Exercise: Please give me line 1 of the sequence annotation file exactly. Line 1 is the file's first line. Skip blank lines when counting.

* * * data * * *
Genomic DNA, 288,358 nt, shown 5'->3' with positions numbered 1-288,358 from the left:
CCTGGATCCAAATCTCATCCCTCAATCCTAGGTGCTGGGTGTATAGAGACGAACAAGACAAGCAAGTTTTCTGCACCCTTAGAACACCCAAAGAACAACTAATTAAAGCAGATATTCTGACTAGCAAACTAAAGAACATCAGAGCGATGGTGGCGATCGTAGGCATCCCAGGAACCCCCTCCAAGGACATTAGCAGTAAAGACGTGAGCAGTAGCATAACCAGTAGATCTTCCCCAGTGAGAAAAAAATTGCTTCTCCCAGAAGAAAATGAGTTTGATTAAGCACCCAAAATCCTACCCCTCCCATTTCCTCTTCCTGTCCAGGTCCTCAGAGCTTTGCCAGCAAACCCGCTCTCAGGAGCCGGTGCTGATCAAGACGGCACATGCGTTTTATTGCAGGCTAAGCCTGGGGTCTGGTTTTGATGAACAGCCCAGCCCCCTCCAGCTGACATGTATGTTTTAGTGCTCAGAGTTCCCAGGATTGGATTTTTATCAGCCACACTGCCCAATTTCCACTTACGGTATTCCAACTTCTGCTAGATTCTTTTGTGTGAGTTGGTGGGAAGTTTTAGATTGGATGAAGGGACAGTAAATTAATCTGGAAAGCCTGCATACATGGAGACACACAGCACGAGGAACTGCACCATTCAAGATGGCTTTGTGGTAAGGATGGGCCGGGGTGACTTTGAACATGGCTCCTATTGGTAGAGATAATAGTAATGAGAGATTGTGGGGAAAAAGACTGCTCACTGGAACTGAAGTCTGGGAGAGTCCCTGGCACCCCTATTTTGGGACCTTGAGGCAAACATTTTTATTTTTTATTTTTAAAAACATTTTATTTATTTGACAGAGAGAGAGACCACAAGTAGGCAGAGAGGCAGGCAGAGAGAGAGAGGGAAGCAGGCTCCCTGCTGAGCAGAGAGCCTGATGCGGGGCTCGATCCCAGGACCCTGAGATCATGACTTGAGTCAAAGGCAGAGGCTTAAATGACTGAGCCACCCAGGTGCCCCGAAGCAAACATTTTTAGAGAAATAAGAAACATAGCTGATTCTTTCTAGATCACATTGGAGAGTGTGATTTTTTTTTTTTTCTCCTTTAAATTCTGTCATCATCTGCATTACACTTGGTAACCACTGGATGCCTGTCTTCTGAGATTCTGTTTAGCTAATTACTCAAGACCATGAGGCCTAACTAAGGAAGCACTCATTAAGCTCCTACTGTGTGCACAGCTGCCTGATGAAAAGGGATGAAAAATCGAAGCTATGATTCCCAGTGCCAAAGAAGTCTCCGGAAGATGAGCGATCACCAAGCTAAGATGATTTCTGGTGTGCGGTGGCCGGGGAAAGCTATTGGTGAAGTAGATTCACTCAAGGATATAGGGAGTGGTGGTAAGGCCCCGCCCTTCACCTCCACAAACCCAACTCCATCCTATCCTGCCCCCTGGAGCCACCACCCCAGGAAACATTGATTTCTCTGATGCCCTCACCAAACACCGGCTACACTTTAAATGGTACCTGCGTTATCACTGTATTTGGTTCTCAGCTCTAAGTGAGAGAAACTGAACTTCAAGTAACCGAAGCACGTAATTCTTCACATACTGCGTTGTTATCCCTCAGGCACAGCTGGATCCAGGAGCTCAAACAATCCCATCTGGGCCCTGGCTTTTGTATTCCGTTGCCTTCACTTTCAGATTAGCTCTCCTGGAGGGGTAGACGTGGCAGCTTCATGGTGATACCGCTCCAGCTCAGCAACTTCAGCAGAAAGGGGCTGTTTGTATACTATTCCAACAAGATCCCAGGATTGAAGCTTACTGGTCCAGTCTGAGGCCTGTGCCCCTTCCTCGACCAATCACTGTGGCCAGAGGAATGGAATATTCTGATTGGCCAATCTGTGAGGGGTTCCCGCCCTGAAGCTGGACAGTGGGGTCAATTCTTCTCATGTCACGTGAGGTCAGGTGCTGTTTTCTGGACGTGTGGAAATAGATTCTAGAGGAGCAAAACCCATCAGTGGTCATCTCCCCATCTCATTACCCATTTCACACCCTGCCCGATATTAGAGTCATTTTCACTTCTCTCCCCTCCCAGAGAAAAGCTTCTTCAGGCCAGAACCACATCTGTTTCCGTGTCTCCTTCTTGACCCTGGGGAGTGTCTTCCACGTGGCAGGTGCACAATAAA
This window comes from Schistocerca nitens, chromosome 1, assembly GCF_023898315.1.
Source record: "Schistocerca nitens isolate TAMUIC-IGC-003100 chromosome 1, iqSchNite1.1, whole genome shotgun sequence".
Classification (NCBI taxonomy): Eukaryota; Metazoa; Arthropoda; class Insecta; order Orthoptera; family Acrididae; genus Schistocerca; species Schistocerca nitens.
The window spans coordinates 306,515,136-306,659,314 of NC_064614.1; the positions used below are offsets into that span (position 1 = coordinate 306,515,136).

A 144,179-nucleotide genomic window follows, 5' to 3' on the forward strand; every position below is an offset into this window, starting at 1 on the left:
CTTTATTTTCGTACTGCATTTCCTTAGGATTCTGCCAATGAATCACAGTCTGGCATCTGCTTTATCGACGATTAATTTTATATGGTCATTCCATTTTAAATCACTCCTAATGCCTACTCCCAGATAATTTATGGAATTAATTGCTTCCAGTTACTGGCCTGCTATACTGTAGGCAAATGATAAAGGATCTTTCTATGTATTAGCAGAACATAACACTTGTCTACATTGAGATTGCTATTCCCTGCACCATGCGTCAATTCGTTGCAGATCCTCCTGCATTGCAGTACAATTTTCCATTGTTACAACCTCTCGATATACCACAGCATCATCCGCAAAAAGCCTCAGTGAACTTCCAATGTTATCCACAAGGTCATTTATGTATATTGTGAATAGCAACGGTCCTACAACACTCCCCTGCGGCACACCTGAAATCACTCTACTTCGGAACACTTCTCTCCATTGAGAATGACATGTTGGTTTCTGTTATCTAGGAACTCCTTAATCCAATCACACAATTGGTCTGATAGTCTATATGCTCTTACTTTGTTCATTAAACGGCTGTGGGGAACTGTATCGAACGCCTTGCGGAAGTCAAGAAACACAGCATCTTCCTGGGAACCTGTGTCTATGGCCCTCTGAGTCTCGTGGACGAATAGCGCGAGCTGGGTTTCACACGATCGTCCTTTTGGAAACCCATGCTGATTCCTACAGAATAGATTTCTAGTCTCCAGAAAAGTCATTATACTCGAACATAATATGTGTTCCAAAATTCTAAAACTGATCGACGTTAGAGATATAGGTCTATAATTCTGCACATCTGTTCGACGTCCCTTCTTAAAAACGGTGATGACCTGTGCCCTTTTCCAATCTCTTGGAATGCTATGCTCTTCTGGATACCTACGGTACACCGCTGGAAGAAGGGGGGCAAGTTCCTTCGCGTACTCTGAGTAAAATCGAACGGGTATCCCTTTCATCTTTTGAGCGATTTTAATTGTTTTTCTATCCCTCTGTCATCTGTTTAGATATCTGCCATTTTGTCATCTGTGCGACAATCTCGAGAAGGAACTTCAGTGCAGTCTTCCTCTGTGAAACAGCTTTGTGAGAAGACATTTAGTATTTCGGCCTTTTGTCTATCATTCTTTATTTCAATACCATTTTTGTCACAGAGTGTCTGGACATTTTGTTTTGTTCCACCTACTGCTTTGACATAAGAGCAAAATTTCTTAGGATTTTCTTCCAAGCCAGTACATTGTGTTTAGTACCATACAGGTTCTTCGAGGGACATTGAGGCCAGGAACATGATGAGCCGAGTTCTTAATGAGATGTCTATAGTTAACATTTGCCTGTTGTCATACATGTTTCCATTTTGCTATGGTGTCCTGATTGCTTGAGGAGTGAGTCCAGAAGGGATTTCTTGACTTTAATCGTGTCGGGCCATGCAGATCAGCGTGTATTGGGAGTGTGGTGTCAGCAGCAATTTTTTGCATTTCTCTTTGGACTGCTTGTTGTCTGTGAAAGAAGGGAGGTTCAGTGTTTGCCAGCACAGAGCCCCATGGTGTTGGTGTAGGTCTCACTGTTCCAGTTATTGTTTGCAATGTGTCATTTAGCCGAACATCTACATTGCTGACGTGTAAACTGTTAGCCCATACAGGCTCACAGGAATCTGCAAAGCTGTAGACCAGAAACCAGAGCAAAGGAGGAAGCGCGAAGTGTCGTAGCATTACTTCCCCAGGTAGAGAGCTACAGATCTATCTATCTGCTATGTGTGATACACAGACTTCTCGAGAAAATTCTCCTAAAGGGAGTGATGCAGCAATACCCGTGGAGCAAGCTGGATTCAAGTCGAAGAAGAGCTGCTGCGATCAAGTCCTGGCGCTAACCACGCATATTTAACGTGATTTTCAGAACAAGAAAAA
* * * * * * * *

Genomic DNA, 288,358 nt, shown 5'->3' with positions numbered 1-288,358 from the left: